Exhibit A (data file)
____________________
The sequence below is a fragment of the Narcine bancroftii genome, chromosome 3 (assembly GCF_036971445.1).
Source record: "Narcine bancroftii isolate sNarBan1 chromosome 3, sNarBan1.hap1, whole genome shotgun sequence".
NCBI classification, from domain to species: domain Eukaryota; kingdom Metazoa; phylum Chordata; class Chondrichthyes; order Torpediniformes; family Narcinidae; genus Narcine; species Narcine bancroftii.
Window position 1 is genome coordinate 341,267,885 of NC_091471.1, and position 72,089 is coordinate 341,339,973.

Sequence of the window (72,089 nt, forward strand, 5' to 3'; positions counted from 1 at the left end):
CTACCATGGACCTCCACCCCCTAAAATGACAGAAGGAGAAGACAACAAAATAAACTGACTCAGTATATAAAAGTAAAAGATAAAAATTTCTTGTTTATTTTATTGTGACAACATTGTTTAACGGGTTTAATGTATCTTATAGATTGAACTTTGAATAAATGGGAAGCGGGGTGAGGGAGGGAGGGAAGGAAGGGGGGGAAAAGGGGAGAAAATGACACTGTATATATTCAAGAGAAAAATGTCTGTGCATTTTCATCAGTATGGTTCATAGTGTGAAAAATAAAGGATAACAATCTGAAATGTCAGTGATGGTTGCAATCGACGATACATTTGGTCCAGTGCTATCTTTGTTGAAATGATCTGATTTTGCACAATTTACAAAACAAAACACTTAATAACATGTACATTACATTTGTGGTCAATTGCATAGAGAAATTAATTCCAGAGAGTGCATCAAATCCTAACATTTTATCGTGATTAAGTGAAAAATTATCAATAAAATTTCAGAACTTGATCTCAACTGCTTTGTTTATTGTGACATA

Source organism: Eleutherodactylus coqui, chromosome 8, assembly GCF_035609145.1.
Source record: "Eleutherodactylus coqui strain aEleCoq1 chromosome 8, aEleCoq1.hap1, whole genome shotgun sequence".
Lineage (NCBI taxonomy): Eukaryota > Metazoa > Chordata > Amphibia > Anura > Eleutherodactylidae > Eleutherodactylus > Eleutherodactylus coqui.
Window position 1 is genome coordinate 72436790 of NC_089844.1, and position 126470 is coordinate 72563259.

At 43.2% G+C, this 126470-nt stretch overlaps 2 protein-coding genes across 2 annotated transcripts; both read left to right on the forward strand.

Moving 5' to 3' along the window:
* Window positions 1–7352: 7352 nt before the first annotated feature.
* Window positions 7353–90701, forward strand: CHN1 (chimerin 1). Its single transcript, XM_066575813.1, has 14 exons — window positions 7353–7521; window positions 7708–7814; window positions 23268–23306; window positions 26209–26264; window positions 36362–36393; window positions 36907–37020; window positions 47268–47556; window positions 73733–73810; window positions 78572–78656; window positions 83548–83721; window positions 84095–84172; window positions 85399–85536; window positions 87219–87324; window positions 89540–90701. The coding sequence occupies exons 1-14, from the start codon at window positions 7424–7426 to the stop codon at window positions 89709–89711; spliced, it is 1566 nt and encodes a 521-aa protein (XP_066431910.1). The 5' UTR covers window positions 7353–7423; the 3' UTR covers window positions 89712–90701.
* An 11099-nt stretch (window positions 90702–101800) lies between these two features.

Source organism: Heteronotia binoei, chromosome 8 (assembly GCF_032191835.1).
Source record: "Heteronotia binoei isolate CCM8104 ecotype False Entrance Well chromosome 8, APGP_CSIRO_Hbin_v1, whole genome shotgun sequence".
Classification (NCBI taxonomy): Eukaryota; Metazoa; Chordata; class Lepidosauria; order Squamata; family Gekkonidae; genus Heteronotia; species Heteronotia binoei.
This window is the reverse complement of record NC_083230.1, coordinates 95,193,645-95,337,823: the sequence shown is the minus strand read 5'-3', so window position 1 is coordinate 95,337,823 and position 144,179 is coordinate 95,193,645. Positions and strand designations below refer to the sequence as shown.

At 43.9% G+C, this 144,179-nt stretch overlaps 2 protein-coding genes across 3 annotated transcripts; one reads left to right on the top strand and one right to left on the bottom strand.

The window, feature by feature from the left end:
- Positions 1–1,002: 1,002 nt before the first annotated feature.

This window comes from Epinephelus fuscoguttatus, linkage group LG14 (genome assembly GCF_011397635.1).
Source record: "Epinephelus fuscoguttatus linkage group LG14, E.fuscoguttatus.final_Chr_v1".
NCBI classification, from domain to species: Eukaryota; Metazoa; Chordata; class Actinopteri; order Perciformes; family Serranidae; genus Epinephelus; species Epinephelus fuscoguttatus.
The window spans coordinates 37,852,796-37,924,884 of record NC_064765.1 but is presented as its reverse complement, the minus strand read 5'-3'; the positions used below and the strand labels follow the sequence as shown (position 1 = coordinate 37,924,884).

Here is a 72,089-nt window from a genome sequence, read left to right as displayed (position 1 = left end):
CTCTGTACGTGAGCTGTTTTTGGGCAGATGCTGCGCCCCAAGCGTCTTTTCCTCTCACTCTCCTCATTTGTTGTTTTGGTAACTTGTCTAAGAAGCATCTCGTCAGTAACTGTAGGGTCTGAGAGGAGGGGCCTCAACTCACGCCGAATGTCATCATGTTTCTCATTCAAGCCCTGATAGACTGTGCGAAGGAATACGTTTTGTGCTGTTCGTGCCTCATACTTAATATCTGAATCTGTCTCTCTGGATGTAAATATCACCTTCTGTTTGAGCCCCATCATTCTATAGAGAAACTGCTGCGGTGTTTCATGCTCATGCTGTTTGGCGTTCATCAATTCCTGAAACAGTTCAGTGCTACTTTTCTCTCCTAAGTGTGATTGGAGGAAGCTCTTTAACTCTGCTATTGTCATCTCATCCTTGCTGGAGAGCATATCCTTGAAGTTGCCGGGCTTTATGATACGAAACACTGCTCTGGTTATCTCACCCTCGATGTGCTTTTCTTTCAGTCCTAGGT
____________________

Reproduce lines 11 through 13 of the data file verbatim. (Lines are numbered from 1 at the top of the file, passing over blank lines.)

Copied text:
At 43.2% G+C, this 126470-nt stretch overlaps 2 protein-coding genes across 2 annotated transcripts; both read left to right on the forward strand.

Moving 5' to 3' along the window:
* Window positions 1–7352: 7352 nt before the first annotated feature.